file_transfer(35) Language: English

About file copying and synchronization

----------------------------------------------------------------------[ Meta ]--

name		file_transfer
section		35
description	About file copying and synchronization
tags		theory d5os ftp copy
encoding	utf8
compliance	public
lang		en
creation	2014/07/18 17:57:14
copyright	Copyright (c) 2014
		For further info send an e-mail to

-------------------------------------------------------------------[ Problem ]--

Having the fastest computers, fastest network and internet connections and giant
storage today, it is still a serious problem to do one thing quickly: File
synchronization. There are two major issues concerning current synchronization

 1. Reading and writing many files _always_ takes a long time compared to
    reading or writing one large file. Unless you are reading from and writing
    to a SSD, this is always true, especially when slower media (SD cards,
    network file transfer like FTP or WebDAV or optical storage) are involved.
 2. Synchronization between two file systems (FTP and WebDAV may be accessed via
    FUSE filesystems and are also means of accessing files, hence we use ``file
    systems'' here for them as well) is not easily possible: Most means of
    synchronizing directory trees rely on the modification date of files which
    is bad in two ways: First, computer clocks are not always synchronized with
    NTP and therefore often incorrect and second, renaming a file or
    transferring it across file systems often corrupts these metainformation.
    Second, accessing the metadata on slow filesystems can be very time
    consuming as well. Slowness rarely means slow transfer rate but often only
    slow access time, e.\,g. with CD-ROMs.

------------------------------------------------------------------[ Solution ]--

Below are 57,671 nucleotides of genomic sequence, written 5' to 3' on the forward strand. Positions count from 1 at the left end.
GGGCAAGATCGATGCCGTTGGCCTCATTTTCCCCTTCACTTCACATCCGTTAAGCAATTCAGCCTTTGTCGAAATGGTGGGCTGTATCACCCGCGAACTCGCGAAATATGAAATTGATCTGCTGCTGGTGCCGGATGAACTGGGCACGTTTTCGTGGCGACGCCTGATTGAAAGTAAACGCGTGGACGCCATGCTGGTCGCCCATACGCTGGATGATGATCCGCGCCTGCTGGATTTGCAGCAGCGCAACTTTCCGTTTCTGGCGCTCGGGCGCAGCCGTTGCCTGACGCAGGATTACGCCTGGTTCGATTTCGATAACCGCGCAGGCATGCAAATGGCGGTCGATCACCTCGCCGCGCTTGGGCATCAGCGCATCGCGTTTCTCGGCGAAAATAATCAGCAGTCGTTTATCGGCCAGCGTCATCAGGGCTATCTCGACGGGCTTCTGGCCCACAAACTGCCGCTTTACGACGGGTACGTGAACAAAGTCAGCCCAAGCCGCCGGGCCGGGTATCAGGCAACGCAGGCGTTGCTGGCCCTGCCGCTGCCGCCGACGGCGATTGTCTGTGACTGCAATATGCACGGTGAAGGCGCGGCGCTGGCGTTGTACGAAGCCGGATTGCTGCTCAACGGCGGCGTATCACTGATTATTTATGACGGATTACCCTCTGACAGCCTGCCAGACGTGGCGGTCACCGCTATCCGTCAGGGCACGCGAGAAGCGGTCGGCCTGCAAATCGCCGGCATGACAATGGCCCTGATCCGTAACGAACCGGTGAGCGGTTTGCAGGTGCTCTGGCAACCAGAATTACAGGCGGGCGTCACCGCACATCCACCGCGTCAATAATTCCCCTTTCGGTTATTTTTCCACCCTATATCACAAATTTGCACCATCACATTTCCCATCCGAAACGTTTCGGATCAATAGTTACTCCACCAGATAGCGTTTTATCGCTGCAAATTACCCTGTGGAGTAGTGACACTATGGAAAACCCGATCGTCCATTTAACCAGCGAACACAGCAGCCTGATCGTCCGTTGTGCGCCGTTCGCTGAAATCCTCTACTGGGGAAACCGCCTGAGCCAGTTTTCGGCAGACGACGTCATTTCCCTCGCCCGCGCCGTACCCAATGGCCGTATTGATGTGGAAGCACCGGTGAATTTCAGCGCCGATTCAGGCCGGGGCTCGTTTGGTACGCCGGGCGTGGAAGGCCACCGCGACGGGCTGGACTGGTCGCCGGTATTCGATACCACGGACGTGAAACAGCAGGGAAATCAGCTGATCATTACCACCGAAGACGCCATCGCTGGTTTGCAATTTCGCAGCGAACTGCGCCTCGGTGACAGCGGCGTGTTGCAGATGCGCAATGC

To solve these problems, two different solutions have to be considered.

 1. For efficient synchronization to happen between two points of which one is
    slow to read from or write to or slow to respond, it is important to be
    able to quickly and reliably access the metadata for all files stored at the
    foreign location. A simple solution to this could include the creation of
    a simple checksum table consisting, e.\,g. of the SHA256 and the file name
    which could then be generated at the ``faster'' side and synchronized to the
    other side sending only the files which differ in checksum. This only
    supports unidirectional synchronization which is applicable to most cases.
    Consider, e.\,g. a static website which is only synchronized from the
    development machine to the FTP storage or some WebDAV based backup system.
 2. For efficient transfer to happen between two points of which one is slow to
    respond, it is heplful to pack files together so that they are not
    transferred individually but rather as a continous stream of data. This
    could be as simple as sending all files through `tar` or `cpio` (probably
    compressing them on the way for even faster transfer across slow internet
    upload connections).

While the first idea can be implemented in current systems, the second idea
needs a compatible client. SSH or Netcat for example, can be used in conjunction
with `tar` or `cpio` to send files as streams. FTP however, can not be used that
way, unless the data is ``extracted'' on the server by a separate program. The
common PHP + FTP combination could benefit from this by using FTP to upload one
large file of files to change and extract it using PHP's ZIP or TAR extraction

--------------------------------------------------[ Theorethical Application ]--

 * Calculates checksum table for a FS tree
 * Asks the server for its current checksum table.
 * Computs the difference.
 * Create a `_deleted` virtual file and add it to an archive together with all
   of the changed files and a virtual `_checksum` file.
 * Send the archive to the server.

 * Answers the client's query for the checksum table if available. Otherwise,
   a table with the current FS tree but no checksums is returned
   (which is slow!)
 * Can either run on the real server or provide an FTP interface.
 * The ``real'' server takes the archive, extracts it over the old files,
   deletes all files from `_deleted` and writes a new checksum table.
 * The ``FTP interface'' server takes the archive, extracts it sending the
   files over FTP, deletes the `_deleted` files from the FTP and writes a new
   checksum table to the FTP server.

Configuration: Server address, Server port, List of files and directories
(won't work recursive automatically to integrate well with `find`) and an
option to allow deleting files on the server which do not exist anymore.

Also, the ``FTP part'' of the server could be amended to also work with more/any
remote (or even local) file system.

--------------------------------------------------[ Optical Media is Special ]--

Reading from a DVD would still not be any faster. For this, it is easier to
create an image first and extract the files from the image file rather than
copying them directly. A cleaner approach is not known so far.

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